Monthly Archives: October 2013
Rocktober is in full swing and Halloween draws closer. Night Sky Radio will be broadcasting directly from Hell. \m/
Those with delicate sensibilities are advised to go here instead.*
* Some would say – and i would not argue – that this is more hellish by far.
In the hyperconnected world we live in, nothing is off limits, which is to say that when the phone rang at the Beijing Hilton I picked up and knew it was one of my Arab friends immediately. “If you have something good,” he said to me, mysteriously, “You can always have something better.” I tapped the message into my notepad app. It was only later, playing golf in the fuzzy green indoor 18 hole arena reserved for visiting businessmen from Europe and America, that I realized what the proverb meant. If you have French toast, stuff it with strawberries and vanilla frosting. If you stuff your French toast, put whipped cream and fruit sauce on top. It’s as simple as that and investments work the same way. I call it the Bettering.
Nobody’s gonna get this but me, probably, but so what?
H/T to Kids Prefer Cheese
[Or: “Two Minutes Cape”]
Superman from 1938 to 2013 in a two minute animated video by Bruce Timm (of animated DC Comics works) and Zack Snyder (Man Of Steel director).
They skip over a lot – they have to – but they worked in a lot of cool stuff from over the years.
All my life I’ve been hearing about “soulmates.” Everyone wants to find theirs. Sonnets have been composed, songs performed, how-to books written.
The problem is that most people are searching for their Sole Mate, the one single person somehow magically made and placed on Earth just to meet, fall in love, and marry, who will make life complete. Prefabricated, ready-made and just waiting to be found. They don’t exist.
Soulmates aren’t born. They’re made.
Two people meet, get to know each other, marry. They live life together, tried and tested, becoming closer until they’re practically one person. It happens over time. Some people will get there faster than others – sometimes two people are just more predisposed to get along extremely well. That doesn’t mean this is the One And Only such person like that in the world, or that if it doesn’t happen after a set amount of time it never will. If two people commit to making it happen, it will.
The bad news is if soulmates can be made, they can be broken. The bond must be maintained vigilantly. Complacence, neglect, or a hundred other things can stress or even sever it.
The good news is that more often than not, broken things can be fixed.
Today is the 100th anniversary of the day President Woodrow Wilson signed the income tax into law.
I knew I felt kinda down for some reason.
Prior to the creation in 1913 of the national income tax, about a third of Uncle Sam’s annual revenue came from liquor taxes. (The bulk of Uncle Sam’s revenues came from customs duties.) Not so after 1913. Especially after the income tax surprised politicians during World War I with its incredible ability to rake in tax revenue, the importance of liquor taxation fell precipitously.
By 1920, the income tax supplied two-thirds of Uncle Sam’s revenues and nine times more revenue than was then supplied by liquor taxes and customs duties combined. In research that I did with University of Michigan law professor Adam Pritchard, we found that bulging income-tax revenues made it possible for Congress finally to give in to the decades-old movement for alcohol prohibition.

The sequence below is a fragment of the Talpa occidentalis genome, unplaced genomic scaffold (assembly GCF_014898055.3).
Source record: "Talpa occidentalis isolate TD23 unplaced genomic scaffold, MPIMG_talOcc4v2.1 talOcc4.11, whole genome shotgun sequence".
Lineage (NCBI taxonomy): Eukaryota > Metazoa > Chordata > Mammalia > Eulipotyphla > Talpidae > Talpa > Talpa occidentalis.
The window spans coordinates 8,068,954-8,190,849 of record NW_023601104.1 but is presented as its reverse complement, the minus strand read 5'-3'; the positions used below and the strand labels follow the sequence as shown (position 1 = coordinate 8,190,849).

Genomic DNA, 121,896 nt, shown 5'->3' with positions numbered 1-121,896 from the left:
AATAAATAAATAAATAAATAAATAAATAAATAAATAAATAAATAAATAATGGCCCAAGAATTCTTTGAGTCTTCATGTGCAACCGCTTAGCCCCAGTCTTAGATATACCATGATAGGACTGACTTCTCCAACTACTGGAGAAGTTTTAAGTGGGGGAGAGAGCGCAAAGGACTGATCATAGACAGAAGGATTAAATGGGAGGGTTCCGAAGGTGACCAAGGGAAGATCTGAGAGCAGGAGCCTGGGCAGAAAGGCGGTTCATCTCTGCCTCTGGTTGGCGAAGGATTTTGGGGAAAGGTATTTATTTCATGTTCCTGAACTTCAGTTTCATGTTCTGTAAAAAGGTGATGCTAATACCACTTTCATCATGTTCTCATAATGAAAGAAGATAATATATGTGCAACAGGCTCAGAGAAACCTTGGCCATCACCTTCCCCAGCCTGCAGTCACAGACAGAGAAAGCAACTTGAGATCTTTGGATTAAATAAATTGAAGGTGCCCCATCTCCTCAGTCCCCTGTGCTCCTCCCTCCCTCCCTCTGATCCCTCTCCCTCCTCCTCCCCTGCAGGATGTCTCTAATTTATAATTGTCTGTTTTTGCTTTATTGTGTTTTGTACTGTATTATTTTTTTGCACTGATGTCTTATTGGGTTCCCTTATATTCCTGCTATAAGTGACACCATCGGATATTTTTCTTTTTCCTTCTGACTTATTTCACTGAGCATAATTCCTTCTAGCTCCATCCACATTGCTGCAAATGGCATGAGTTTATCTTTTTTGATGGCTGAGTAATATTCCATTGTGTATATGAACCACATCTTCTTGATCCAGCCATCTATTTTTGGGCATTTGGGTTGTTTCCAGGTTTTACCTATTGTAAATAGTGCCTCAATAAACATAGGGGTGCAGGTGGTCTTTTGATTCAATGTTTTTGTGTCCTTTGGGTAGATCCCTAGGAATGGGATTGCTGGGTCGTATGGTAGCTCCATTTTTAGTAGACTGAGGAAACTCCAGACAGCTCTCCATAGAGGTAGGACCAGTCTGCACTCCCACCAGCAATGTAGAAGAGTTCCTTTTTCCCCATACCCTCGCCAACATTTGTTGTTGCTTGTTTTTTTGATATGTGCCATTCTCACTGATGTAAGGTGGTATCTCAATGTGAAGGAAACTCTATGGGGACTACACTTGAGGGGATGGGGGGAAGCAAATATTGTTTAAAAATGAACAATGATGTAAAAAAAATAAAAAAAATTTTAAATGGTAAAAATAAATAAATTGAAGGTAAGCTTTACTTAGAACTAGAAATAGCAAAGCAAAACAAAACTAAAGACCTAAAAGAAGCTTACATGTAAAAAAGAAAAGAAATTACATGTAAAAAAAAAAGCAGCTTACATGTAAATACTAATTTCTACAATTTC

Before the income tax, Congress effectively ignored such calls because to prohibit alcohol sales then would have hit Congress hard in the place it guards most zealously: its purse. But once a new and much more intoxicating source of revenue was discovered, the cost to politicians of pandering to the puritans and other anti-liquor lobbies dramatically fell.
Prohibition was launched.
Despite pleas throughout the 1920s by journalist H.L. Mencken and a tiny handful of other sensible people to end Prohibition, Congress gave no hint that it would repeal this folly. Prohibition appeared to be here to stay — until income-tax revenues nose-dived in the early 1930s.
From 1930 to 1931, income-tax revenues fell by 15 percent.
In 1932 they fell another 37 percent; 1932 income-tax revenues were 46 percent lower than just two years earlier. And by 1933 they were fully 60 percent lower than in 1930.
With no end of the Depression in sight, Washington got anxious for a substitute source of revenue.
That source was liquor sales.
We now have a top tax rate of 39.6 percent, and it’s actually much higher than that when you include the impact of other taxes, as well as the pervasive double taxation of saving and investment.
And the relatively simply tax law of 1913 has metastasized into 74,000 pages of Byzantine complexity.
Not to mention that the tax code has become one of the main sources of political corruption in Washington, impoverishing us while enriching the politicians, lobbyists, bureaucrats, and interest groups. Or the oppressive and dishonest IRS.
However, even though I take second place to nobody in my disdain for the income tax, the worst thing about that law is not the tax rates, the double taxation, or the complexity. The worst thing is that the income tax enabled the modern welfare state.
Before the income tax, politicians had no way to finance big government. Their only significant pre-1913 sources of revenue were tariffs and excise taxes, and they couldn’t raise those tax rates too high because of Laffer Curve effects (something that modern-day politicians sometimes still discover).
Once the income tax was adopted, though, it became a lot easier to finance subsidies, handouts, and redistribution.